Next gen young Catholics in sacred song

sacred song

Filling Sydney with sacred song is a vision that’s caught hundreds of young Catholics’ imaginations. They want to make that vision real.

They’ve begun well. A 1,100-strong student choir assembled at St Mary’s Cathedral for Mass on 23 November to prove a sacred music renaissance is underway.

Jubilate Deo!

Bishop Richard Umbers celebrated the Mass to mark the partnership between Sydney Catholic Schools and the Jubilate Deo programme.

The young Catholics’ musical renaissance began in 2018.

Since then, Randwick Brigidine Catholic College’s Jubilate Deo director Ronan Reilly and his tutors have trained students from nine primary and two secondary schools.

Their repertoire was inspired by Pope Paul VI’s vision of a Church familiar with Gregorian chant.

Besides lifting their voices in song, the students chanted the Mass responses.

They say learning church music connects them with their faith and each other. They also say it’s “fun to sing”.

Positive feedback from parents and principals will see the Jubilate Deo programme expanded to include more schools. Parishes and Catholic university chaplaincies may also join in.

The programme aims to enhance people’s participation in local liturgies and unite the archdiocese in song at events like the annual Walk for Christ.

Great opportunities

Being ready to sing for huge events could be wonderful, Umbers told the young Catholics. He had an event in mind: he prepared and delivered the archdiocese’s bid to host the 54th International Eucharistic Congress.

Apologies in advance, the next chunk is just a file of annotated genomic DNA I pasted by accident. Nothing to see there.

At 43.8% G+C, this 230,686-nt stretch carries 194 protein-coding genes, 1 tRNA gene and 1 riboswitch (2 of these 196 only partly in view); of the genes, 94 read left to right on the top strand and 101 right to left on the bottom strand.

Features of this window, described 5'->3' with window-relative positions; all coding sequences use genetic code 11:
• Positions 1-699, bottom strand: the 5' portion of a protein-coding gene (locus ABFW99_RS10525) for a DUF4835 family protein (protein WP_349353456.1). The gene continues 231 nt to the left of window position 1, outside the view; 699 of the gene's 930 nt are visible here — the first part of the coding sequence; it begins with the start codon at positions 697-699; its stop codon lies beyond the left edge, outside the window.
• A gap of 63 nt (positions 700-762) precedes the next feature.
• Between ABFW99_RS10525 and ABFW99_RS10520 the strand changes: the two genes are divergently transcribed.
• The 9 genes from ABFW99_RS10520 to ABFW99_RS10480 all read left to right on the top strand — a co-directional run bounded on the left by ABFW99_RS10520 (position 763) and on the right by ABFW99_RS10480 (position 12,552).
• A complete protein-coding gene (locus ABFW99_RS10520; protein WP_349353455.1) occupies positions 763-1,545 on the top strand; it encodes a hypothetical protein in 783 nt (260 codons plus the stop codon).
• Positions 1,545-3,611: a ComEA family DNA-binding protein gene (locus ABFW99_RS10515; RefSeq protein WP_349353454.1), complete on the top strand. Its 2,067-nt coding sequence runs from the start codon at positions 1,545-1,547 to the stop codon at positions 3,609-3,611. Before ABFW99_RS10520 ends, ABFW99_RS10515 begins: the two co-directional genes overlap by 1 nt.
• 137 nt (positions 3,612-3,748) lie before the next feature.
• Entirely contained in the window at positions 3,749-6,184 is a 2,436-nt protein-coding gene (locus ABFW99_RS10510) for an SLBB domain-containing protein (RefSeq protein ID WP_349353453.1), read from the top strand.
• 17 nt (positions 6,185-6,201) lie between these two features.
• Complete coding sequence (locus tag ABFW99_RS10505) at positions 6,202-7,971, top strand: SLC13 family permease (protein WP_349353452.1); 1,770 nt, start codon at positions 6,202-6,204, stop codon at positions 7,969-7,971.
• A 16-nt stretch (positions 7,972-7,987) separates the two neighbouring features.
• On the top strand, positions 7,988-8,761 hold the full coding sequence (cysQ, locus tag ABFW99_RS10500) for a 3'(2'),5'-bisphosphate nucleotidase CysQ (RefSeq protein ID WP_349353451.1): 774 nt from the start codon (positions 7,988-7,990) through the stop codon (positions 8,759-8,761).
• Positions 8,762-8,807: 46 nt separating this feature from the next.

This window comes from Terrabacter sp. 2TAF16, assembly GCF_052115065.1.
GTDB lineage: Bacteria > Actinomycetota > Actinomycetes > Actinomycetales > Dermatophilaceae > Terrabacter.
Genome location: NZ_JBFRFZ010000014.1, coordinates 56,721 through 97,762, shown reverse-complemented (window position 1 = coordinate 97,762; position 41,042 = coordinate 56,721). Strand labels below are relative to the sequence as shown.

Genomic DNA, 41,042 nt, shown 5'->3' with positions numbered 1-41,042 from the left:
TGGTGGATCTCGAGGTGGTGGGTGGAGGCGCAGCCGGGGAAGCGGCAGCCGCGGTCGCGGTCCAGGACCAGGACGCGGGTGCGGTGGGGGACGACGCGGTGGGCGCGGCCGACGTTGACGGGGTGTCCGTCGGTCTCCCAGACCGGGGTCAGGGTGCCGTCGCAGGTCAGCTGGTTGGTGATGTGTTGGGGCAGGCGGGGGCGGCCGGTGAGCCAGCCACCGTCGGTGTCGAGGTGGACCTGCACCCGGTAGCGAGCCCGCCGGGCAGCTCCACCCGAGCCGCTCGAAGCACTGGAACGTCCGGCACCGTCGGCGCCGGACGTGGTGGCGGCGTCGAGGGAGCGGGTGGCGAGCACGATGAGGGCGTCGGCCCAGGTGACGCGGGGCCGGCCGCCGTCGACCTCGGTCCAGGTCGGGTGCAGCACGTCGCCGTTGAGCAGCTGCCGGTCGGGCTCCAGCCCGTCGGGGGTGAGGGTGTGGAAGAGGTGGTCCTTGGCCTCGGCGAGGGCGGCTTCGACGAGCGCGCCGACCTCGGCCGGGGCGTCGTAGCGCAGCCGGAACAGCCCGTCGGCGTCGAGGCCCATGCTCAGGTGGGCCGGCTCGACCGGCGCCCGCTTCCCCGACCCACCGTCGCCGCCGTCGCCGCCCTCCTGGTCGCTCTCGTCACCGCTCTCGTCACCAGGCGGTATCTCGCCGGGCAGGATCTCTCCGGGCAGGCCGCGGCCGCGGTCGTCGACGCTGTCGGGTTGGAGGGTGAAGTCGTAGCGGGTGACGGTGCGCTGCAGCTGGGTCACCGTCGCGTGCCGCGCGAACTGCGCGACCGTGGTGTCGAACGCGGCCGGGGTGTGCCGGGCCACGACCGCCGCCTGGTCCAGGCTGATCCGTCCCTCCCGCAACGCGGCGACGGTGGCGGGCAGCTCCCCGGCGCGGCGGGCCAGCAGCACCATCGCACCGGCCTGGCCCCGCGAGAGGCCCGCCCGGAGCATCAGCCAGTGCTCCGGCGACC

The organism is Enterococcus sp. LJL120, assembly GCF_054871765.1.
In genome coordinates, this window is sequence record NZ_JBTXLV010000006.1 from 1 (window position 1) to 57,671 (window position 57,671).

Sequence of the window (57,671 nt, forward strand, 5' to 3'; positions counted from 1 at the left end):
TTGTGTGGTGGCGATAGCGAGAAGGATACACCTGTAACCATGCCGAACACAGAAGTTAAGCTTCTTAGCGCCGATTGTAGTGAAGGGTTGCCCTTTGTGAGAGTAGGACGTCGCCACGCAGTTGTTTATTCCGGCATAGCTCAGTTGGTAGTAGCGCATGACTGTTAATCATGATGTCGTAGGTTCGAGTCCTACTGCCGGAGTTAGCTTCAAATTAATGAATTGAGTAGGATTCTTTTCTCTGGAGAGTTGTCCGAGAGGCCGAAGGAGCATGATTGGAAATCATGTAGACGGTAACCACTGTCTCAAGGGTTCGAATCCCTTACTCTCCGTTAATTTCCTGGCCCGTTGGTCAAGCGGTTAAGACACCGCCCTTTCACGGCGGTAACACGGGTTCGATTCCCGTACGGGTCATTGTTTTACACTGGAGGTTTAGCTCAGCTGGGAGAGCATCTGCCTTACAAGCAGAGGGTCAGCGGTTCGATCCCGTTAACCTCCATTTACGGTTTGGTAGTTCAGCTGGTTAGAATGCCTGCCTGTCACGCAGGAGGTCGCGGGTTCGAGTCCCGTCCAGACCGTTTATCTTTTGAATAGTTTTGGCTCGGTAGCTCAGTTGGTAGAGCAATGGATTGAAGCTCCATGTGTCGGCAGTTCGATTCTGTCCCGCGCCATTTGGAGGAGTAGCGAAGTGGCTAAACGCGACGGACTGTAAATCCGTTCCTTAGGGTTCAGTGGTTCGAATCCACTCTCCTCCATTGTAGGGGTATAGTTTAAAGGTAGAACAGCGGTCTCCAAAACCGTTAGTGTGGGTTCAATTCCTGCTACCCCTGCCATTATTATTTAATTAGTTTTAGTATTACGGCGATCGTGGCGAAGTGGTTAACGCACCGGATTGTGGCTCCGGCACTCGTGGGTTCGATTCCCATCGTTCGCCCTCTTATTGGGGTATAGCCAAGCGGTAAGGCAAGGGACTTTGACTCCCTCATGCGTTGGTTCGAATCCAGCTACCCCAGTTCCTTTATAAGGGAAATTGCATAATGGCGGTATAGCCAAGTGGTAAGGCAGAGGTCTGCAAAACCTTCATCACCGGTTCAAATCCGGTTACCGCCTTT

Sydney hosted the 20th congress he told the congregation filling St Mary’s Cathedral.

That was back in 1928. Half a million Sydneysiders joined a procession of the Blessed Sacrament from the Cardinal Cerretti chapel in Manly to the Cathedral.

“Wouldn’t it be amazing 100 years later to sing all together in the streets of Sydney like that again?” he said.

The 2028 host’s name will be announced at the conclusion of the Eucharistic Congress to be held in Ecuador next September.

Traditions important

In his homily, Umbers recommended that schools use Mass chants found in the Roman Missal.

Those sung prayers include “both the old and new, innovation and the time-tested.

“The Mass we are singing today is a treasury of tradition, a beauty which is expressive of prayer” he said.

“We’re all singing together and there is gravitas, a certain solemnity. So that as we make melody to the Lord we feel and experience the sacred.

“The sources for our song are Scripture and the Liturgy, and we pray as Christians as we sing.”

The director of religious education and evangelisation for Sydney Catholic Schools is positive about the Jubilate Deo initiative.

It has been good for Catholic education and the whole Church, he says. He’s looking forward to the programme expanding.

He says young Catholics are benefiting from it by “immersing themselves in an experience of the good, the true and the beautiful.

“Pope Francis in Evangelii Gaudium reminds us that when one encounters beauty, one encounters the Lord himself.

“This morning I think we would all agree that that were moved by the experience we had—certainly an encounter with the divine.”



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